String quartet composing is just as challenging today as it was in the time that Haydn set new standards that everyone had to live up to. Many living composers have embarked on ambitious, multi-quartet cycles, among them Carter, Harbison, Wernick, Tsontakis, Widmann.  One of the final compositions of the late Leon Kirchner was his fifth quartet, and the whole cycle was recently recorded by the Orion Quartet. Most important for us is that a composer understands the capabilities and limitations of the instruments, and that they have a true sense of chamber music conversational style.

Are there younger string quartets (St. Lawrence, Pacific, Orion, Brentano) that you think are especially promising for the future of chamber music?

All of the young string quartets that you mention ARE the future of chamber music, along with many of their colleagues.  These groups are truly modern in the sense that they know, as young artists do today, that they must make their own careers, and that there’s no real “industry” left to do that anymore.  All the young groups are very well equipped and passionate.  We are counting on them.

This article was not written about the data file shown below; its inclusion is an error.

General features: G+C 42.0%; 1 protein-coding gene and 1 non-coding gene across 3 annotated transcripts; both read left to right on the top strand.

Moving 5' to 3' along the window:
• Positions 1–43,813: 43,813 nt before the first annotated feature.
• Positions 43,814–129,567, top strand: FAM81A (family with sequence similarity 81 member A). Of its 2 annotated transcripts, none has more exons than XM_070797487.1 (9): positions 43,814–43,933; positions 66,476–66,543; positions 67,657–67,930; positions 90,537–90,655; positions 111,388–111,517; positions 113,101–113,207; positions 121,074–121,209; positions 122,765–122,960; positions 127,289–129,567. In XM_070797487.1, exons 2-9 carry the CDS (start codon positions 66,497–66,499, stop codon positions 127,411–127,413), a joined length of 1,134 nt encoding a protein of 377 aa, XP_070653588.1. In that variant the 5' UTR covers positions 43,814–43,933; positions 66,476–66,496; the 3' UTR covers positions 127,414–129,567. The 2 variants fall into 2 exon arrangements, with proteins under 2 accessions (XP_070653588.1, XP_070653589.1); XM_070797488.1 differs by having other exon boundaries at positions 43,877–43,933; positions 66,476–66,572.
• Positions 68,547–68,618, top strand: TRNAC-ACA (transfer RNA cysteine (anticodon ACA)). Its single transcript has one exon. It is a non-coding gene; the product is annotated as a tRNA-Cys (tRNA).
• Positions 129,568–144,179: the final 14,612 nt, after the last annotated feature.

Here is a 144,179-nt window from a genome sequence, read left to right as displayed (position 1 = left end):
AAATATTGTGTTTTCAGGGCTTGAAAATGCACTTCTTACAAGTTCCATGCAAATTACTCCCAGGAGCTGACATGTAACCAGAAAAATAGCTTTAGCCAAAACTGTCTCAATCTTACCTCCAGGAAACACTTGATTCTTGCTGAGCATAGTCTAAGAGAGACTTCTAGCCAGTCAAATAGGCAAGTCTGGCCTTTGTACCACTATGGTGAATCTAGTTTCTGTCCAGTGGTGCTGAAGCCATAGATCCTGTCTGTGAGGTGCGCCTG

What is the state of string quartets in the U.S. today?

I don’t think there are more professional quartets now than earlier.  I have heard that there has actually been a severe reduction in the number since the early 1980s. I do know that we see fewer and fewer quartets and real classical chamber ensembles on series around this country.  Many series have mixed in other disciplines, and this has not developed the classical listenership.

Tomorrow: David Finckel speaks about its Madison program,  the UW Pro Arte String Quartet, and offers advice to young chamber music players .

Posted in Classical music